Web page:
Updated: Jul 2
In the race for post-pandemic recovery, one thing has become very clear - Baby Boomers no longer run the world. They may still own the lion’s share, but they don’t cater to their own generation anymore. The world now follows a Millennial-GenZ zeitgeist.
Responsible companies now measure their environmental, social and governance (E.S.G.) policies by how diverse, accessible and sustainable they are. Words like vegan, organic, and recycled are just greenwashing buzz words if they aren’t backed up by inclusive business practices and the regeneration of sustainable materials.
Y2K strikes again
Fashion was historically the best example of trickle-down economics, until it became less about looking rich and more about looking cool. The last original fashion was the ultimate in cool - punk, but since then there really hasn’t been any new ideas in fashion, only revivals of past styles, mixed and matched in new ways. 2022’s big revival was Y2K, with its bare midriffs, chunky sole sandals, hair clips, tartan skirts, and low-rise jeans. Designers are more like hyper-stylists these days and since foreign cultures are not considered appropriate inspirations for dress anymore, the aesthetics of established looks are up for grabs: cowboy, camouflage, bohemian, preppy… And those trends are now being defined as concurrent styles: Normcore, Cottagecore, Regencycore, Fairycore, Gorpcore, Barbiecore, Dark Academia, and Coastal Grandma, to name a few. Like the title of one of this year’s best films, fashion in 2022 is Everything, Everywhere, All At Once.
Dark Academia (camel, oxfords, tartans, tweeds, corduroy, think Ivy league and Love Story); Barbiecore (pink, tight, girlish, sexy, - the reference is obvious); Cottagecore (homespun, rural, old-fashioned, long); Gorpcore (hiking, outdoorsy-wear named after the 'good old peanuts and raisens' hiking snack); and Cottage Grandma (think Martha Stewart or Diane Keaton wearing Ralph Lauren in the Hamptons...)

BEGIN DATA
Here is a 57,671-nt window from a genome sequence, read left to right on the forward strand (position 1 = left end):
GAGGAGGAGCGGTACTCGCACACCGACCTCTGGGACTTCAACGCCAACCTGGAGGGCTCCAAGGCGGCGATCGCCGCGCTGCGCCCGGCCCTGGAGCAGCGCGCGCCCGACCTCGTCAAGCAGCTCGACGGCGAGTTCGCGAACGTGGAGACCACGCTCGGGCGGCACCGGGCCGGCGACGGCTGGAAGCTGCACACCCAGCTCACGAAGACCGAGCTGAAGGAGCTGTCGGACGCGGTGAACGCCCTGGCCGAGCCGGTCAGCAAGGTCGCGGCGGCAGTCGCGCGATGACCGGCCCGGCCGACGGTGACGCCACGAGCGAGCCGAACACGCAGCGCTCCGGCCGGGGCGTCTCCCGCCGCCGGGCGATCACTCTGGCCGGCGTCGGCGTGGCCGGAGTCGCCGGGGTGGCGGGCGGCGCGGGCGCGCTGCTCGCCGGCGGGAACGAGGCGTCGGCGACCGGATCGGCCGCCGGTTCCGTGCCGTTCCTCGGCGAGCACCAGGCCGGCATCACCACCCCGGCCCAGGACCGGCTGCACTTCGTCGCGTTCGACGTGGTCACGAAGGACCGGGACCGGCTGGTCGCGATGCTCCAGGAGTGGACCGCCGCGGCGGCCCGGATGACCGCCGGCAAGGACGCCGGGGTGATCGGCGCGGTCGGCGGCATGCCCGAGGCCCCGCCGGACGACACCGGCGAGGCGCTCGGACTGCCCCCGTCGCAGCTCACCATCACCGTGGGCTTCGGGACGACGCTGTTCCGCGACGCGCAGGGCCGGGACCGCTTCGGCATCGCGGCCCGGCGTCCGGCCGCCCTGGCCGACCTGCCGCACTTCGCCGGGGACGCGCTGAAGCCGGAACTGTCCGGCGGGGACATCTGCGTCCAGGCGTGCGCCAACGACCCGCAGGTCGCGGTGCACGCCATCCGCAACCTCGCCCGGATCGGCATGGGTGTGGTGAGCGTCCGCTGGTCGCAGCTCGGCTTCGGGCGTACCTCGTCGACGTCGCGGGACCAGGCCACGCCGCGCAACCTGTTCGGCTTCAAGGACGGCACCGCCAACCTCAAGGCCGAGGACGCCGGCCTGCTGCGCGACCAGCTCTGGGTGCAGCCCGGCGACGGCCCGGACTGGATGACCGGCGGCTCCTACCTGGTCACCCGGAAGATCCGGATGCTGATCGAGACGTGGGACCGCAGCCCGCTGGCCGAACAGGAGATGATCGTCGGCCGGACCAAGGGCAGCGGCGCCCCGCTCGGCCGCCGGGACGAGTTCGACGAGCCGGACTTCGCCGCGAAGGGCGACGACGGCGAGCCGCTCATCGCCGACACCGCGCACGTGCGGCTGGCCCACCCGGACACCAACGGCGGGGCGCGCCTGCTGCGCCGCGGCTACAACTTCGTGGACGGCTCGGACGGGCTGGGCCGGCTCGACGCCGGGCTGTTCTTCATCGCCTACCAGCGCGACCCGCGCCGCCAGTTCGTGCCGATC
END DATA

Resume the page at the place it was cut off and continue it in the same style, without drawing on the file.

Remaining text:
We almost got through the year without a scandal until Balenciaga’s fall campaign showed children with teddy bears dressed in leather harnesses. The fallout has been spectacular, with Balenciaga even suing the creators of their campaign – taking no responsibility for their approval before launch. It’s not a good idea, but is it really the big issue that it’s being made out to be? The sexual reference will go over a child’s head like a double entendre from a Shrek movie (… do you think he’s compensating for something?) We seem to be entering an era of Victorian prudishness when putting fig leaves on classical sculptures was a thing. This time it’s being spearheaded by corporations who threaten to de-monetize You-tube channels that show male mannequin nipples (I'm not kidding). After the ‘Wild West’ world of the internet over the past two decades, when innocent searches for ‘Canadian beavers’ turned up graphic results that would make a porn star blush, it seems to be a bit of an over-correction.
The Balenciaga booboo
The Balenciaga brouhaha will end up on the ‘oops’ shelf along with all those other past goofs like Gucci's blackface turtleneck, the Benetton Pope and Imam kiss, that ‘nothing’ that got between Brooke Shields and her Calvins, and the rest of the Tom Ford, Dolce & Gabbana, Diesel, American Apparel, Sisley etc. ads that got into trouble for objectification, sexual violence, drugs, blasphemy, racism, nudity, etc.
To end off the year, we have to note the passing of six particularly influential figures in the world of fashion: American fashion writer and stylist Andre Leon Talley, French designer Thierry Mugler, Japanese designers Issey Miyake and Hanae Mori, and English designers John Bates and Vivienne Westwood. And one more bit of "fashion" history -- Rommy Hunt Revson, patent holder of the 'scrunchie' also passed this year.